's graphic account of it leaves no1
doubt of the impression it must have made on all who heard it. Mr. Garrison
had not overrated his friend's eloquence.
Invitations began to pour in on him from all quarters, and a New England
tour was the immediate result.
His course through Eastern Massachusetts
, New Hampshire
, and Rhode Island
may be traced in the pages of the Liberator
. Churches were as readily thrown open to him as were anti-slavery conventions, and a large part of the thirty addresses or more he had made before the end of the year were delivered in them.
Occasionally he would give a common pulpit discourse, in the clergyman's place, for which his religious spirit fitted him so well that the Richmond (Va.) Enquirer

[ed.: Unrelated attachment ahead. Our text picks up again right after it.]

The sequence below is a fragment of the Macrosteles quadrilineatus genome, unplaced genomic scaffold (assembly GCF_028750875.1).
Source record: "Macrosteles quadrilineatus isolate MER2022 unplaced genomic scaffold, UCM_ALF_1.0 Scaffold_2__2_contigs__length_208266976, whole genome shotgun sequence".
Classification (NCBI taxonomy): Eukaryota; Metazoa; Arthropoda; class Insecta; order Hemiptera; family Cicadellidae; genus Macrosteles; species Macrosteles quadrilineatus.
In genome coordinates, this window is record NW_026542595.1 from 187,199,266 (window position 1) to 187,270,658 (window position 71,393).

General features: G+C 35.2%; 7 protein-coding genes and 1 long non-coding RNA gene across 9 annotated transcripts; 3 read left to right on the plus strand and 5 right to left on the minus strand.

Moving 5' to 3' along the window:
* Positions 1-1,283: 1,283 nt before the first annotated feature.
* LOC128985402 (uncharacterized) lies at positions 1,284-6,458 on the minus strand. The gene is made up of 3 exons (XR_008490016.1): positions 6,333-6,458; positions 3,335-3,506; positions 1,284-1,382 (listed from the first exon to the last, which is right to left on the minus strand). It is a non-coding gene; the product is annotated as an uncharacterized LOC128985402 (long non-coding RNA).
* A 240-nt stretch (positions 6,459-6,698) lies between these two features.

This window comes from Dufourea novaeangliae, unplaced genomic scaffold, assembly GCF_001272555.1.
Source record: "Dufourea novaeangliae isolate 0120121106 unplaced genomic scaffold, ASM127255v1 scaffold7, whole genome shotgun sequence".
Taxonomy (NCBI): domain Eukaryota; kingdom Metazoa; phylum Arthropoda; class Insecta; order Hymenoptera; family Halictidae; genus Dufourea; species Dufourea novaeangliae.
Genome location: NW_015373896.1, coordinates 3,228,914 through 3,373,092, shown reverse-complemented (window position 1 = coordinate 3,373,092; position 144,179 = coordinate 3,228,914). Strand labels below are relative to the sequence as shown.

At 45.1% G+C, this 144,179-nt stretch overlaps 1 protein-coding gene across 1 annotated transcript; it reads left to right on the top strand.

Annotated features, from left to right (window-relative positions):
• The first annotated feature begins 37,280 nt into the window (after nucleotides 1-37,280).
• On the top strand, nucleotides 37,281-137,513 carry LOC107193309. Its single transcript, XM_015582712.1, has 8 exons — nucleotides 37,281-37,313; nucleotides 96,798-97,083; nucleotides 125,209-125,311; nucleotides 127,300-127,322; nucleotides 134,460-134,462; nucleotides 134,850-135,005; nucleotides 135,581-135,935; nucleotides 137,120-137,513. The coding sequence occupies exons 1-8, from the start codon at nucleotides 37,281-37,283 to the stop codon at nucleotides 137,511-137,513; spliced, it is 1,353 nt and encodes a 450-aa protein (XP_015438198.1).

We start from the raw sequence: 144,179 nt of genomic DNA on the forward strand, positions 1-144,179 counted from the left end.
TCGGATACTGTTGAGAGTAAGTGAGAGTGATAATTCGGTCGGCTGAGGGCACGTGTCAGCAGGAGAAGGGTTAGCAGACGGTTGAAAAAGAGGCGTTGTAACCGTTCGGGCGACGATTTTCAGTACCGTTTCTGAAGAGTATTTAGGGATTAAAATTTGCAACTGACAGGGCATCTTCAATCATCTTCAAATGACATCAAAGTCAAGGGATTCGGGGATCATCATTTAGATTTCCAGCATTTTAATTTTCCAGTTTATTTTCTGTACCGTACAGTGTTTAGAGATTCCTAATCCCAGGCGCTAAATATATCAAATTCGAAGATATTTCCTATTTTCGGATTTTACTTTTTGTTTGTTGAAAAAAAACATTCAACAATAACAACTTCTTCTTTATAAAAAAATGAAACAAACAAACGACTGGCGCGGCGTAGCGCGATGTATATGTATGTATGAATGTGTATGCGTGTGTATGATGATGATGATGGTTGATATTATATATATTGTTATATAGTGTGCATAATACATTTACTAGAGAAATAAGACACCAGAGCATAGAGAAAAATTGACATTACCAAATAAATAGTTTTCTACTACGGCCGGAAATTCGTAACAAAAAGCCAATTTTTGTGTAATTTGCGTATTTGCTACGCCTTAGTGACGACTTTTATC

quite right in designating him as an incendiary British ‘missionary’ rather than emissary.4
Nevertheless, he did not entirely escape that species of ‘warm reception’ with which the Enquirer
menaced him in case he should cross the Potomac
His windows were broken in Augusta, Maine
, where a State Anti-Slavery5
Convention was in progress; and a committee of citizens requested him to leave town immediately under pain of6
being mobbed if he reentered the Convention
Disturbers followed him from Augusta
At Concord, New Hampshire
, he was interrupted with missiles while addressing a ladies' meeting.
At Lowell, Mass.
, on his second visit, in the Town Hall
, a brickbat thrown from without through the 8
window narrowly escaped his head, and, in spite of the manliness of the selectmen, a meeting the next evening was abandoned in the certainty of fresh and deadly